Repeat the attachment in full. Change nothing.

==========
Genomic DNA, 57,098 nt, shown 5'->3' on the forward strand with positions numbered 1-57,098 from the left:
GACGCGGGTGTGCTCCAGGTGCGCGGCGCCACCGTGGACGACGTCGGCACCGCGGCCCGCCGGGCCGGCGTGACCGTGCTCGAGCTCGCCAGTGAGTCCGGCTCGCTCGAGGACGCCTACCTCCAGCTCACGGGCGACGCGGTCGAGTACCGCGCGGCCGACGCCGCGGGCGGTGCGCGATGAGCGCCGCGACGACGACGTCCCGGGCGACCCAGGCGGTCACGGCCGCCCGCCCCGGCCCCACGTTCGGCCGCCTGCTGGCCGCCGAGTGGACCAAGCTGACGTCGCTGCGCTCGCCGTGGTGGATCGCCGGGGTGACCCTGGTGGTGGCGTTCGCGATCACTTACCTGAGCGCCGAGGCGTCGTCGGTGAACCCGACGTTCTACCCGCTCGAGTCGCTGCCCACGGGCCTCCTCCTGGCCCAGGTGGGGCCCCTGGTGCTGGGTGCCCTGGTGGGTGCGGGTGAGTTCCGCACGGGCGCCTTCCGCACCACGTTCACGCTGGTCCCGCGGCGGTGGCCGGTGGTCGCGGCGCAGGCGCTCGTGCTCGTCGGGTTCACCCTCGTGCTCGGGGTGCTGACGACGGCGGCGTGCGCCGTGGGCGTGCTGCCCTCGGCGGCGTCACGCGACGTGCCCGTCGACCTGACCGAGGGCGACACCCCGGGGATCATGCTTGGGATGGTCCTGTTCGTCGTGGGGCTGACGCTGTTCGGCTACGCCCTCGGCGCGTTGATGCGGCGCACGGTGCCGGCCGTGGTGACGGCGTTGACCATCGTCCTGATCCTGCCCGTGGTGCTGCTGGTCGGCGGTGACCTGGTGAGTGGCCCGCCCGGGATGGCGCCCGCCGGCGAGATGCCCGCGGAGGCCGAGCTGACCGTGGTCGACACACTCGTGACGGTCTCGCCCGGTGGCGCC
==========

Genomic DNA, 57,098 nt, shown 5'->3' on the forward strand with positions numbered 1-57,098 from the left:
GACGCGGGTGTGCTCCAGGTGCGCGGCGCCACCGTGGACGACGTCGGCACCGCGGCCCGCCGGGCCGGCGTGACCGTGCTCGAGCTCGCCAGTGAGTCCGGCTCGCTCGAGGACGCCTACCTCCAGCTCACGGGCGACGCGGTCGAGTACCGCGCGGCCGACGCCGCGGGCGGTGCGCGATGAGCGCCGCGACGACGACGTCCCGGGCGACCCAGGCGGTCACGGCCGCCCGCCCCGGCCCCACGTTCGGCCGCCTGCTGGCCGCCGAGTGGACCAAGCTGACGTCGCTGCGCTCGCCGTGGTGGATCGCCGGGGTGACCCTGGTGGTGGCGTTCGCGATCACTTACCTGAGCGCCGAGGCGTCGTCGGTGAACCCGACGTTCTACCCGCTCGAGTCGCTGCCCACGGGCCTCCTCCTGGCCCAGGTGGGGCCCCTGGTGCTGGGTGCCCTGGTGGGTGCGGGTGAGTTCCGCACGGGCGCCTTCCGCACCACGTTCACGCTGGTCCCGCGGCGGTGGCCGGTGGTCGCGGCGCAGGCGCTCGTGCTCGTCGGGTTCACCCTCGTGCTCGGGGTGCTGACGACGGCGGCGTGCGCCGTGGGCGTGCTGCCCTCGGCGGCGTCACGCGACGTGCCCGTCGACCTGACCGAGGGCGACACCCCGGGGATCATGCTTGGGATGGTCCTGTTCGTCGTGGGGCTGACGCTGTTCGGCTACGCCCTCGGCGCGTTGATGCGGCGCACGGTGCCGGCCGTGGTGACGGCGTTGACCATCGTCCTGATCCTGCCCGTGGTGCTGCTGGTCGGCGGTGACCTGGTGAGTGGCCCGCCCGGGATGGCGCCCGCCGGCGAGATGCCCGCGGAGGCCGAGCTGACCGTGGTCGACACACTCGTGACGGTCTCGCCCGGTGGCGCC